Business ethics is getting a lot of press these days. Perhaps it is in part due to some glaring failures in business judgment (see Enron as a prime example), but the news is not all negative. The Wall Street Journal has an entire topic dedicated to ethics on their website and much of what you will find is inspiring, educational or at least a foundation in good guidance. Forbes publishes a list of the most ethical companies and the New York Times tackled the subject at the beginning of this year in a piece on how to best drive ethical behavior.
With all the news fodder, what does it really mean? Yes, there are clear definitions, some simple and others verbose, but in the end it seems that what is ethical in business is like beauty, in the eye of the beholder. What happens is that in many cases, justifications come into play to devalue one’s personal sense of what is right and wrong, and this is the tension I want to discuss.
Companies, and in particular large and public companies, have a fiduciary responsibility to deliver revenue to share holders. There are robust conversations around boardrooms about ROI (return on investment), cost of business, strategic growth opportunities and barriers to entry (to choose but a few of the buzz phrases). In order for a company to be ethical, it needs to be willing to debate the same impact on organizational as well as societal values as it does in how to build its business. The challenge is in how to manage the debate, work though the differences in opinion and get down to tactics. Part of that is because each individual has his or her own judgments on right and wrong, and like it or not, we are each somewhere on a spectrum in relationship to our peers, our bosses or our competitors.
I’ve had the privilege of being part of these conversations at large public companies and at small, passionate family owned business as well as everything in between. I’ve watched major industry players decide not to execute a marketing program, one that many of their competitors engaged in because it “felt misleading” even though there was nothing specific anyone could pin point as false data. I’ve also had a small business owner tell me flat out he was not going to pay his debts because he had sold the company and made his money and had no legal obligation to do anything. (Full disclosure, I have hopes he will have a change of heart and I will get my check…)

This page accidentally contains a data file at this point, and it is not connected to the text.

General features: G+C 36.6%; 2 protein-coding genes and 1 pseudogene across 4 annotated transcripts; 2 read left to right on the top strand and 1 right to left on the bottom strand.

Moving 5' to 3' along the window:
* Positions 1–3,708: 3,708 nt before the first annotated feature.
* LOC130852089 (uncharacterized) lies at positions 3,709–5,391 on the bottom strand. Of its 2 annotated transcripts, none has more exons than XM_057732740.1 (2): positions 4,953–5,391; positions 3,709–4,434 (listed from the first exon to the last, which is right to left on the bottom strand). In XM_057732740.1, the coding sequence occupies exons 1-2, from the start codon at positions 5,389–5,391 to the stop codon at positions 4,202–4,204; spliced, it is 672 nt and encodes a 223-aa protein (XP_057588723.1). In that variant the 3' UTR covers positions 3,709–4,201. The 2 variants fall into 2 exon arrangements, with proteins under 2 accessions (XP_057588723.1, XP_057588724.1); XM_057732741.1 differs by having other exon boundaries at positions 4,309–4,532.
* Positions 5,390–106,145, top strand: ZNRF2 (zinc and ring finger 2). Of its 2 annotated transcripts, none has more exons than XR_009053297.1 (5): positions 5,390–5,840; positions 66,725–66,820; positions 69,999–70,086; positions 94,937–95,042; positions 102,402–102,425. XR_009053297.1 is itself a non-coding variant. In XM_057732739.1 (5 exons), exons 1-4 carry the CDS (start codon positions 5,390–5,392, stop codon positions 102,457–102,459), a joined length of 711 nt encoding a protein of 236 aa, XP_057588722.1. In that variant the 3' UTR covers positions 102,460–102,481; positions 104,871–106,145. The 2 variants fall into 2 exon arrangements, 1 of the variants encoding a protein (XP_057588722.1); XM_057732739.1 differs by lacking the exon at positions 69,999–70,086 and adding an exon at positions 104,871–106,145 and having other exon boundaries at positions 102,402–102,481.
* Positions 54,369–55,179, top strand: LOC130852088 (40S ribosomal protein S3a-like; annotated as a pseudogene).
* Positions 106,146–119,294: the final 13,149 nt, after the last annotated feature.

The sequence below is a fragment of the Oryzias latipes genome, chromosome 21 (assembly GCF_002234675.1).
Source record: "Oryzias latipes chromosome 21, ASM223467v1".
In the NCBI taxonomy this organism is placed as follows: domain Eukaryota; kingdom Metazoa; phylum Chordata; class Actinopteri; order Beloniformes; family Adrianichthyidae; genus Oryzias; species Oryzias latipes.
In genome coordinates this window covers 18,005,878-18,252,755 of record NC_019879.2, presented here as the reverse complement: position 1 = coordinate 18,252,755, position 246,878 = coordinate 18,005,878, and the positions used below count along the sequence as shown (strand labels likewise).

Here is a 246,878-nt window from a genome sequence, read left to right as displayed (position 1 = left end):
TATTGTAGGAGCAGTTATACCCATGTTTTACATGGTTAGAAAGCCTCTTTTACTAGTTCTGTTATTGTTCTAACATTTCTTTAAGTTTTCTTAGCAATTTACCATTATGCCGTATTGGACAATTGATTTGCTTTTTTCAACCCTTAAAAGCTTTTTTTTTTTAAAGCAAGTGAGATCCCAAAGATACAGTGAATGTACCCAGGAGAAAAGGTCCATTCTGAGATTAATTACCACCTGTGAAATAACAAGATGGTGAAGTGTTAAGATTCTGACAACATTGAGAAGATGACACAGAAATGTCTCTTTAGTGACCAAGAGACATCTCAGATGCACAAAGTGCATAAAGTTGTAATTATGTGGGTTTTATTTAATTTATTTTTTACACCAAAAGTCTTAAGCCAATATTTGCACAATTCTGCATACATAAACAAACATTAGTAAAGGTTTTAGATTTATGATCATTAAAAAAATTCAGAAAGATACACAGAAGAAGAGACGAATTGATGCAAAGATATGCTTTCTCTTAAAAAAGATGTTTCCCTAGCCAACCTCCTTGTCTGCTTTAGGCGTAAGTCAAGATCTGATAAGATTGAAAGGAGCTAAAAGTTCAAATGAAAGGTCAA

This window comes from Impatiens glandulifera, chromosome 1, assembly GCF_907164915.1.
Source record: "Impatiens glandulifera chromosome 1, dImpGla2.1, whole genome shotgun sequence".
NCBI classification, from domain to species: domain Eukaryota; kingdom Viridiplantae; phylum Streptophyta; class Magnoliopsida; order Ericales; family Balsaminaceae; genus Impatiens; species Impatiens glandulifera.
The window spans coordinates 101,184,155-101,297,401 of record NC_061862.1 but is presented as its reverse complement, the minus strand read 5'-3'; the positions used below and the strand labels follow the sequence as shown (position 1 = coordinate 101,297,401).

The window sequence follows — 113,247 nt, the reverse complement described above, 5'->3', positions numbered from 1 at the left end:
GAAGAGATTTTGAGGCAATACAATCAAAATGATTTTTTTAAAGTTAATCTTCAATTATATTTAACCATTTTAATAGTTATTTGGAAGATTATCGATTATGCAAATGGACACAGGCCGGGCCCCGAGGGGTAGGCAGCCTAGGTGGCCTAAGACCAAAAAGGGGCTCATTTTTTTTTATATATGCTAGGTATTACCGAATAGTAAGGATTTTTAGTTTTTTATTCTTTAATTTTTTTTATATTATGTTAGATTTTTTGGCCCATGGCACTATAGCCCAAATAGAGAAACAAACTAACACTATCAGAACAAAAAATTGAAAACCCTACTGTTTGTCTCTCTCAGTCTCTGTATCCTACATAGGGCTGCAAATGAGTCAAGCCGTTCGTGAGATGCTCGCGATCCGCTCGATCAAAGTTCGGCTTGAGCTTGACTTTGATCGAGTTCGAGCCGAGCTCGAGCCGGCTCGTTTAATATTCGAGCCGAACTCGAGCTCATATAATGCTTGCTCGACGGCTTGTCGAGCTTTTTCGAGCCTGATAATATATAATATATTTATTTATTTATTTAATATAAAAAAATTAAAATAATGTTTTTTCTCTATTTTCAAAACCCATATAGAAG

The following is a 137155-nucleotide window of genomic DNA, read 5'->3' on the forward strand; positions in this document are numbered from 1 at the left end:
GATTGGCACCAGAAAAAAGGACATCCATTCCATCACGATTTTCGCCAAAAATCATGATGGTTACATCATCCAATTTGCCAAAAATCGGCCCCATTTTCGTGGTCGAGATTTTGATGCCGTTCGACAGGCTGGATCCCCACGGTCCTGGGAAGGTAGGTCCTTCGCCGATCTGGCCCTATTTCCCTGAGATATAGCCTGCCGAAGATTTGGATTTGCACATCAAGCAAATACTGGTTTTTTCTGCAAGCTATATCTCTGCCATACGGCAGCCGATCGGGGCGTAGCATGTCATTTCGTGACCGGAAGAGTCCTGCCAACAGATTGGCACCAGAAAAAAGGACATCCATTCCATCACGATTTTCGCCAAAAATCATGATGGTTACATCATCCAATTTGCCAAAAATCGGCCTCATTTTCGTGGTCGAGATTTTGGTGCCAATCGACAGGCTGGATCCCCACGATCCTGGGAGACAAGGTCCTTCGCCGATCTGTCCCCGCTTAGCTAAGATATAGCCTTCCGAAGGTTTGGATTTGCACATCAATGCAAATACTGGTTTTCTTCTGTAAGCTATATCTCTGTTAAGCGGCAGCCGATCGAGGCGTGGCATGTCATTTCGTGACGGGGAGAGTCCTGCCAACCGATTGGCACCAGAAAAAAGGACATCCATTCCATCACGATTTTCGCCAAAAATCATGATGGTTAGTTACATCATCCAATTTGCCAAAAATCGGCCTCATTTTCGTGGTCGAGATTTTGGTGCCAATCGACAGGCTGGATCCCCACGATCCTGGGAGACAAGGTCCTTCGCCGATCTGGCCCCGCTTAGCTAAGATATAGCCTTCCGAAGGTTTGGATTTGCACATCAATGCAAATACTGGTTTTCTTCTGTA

Today there are a million causes to support and a flurry of messages that tell us everything that is right (or wrong) about any given topic. It can be overwhelming. In order for a business to be ethical, it does not have to be perfect, as this is unattainable. What it needs to be willing to do is be reflective, to hear the criticism of its detractors and honestly see if there is something to the critique. And just as important is to listen to those that sing your praises, because being ethical means keeping everything in perspective. If an advocate falsely props you up, correcting this is just as valuable as to come to terms with your flaws.
So how does one do this? It’s not easy to make the process endemic throughout all elements of your business, but it has to start somewhere and that is with the top. When leadership clearly articulates where their values sit and operates with transparency to it’s staff so that they can see the course corrections, missteps, acknowledgements of failure or reward for those that they see operating in line with the ethics, then it becomes routine. If you are a leader and you are willing to “turn the other cheek”, brush off your values for a profitable decision or enjoy basking in the limelight of a false victory, then don’t be surprised (or judgmental) when your staff do the same.
Right and wrong is a learning process. Certainly I have made mistakes that were not knowingly unethical at the time, but based on poor information. However once the information is present, even if disclosing your error has no effect on the outcome previous, it must be done. This is how we create the muscle tissue to think ethically and foster this in those around us. The first step is in seeking the truth and the willingness to let values drive decisions more than P&L statements. And the irony is that more and more, the engaged consumer is seeking brands they respect and trust. You may not win today, but over time, an ethical and values based decision process will retain the right team, attract the right consumer and pay dividends you can be proud of.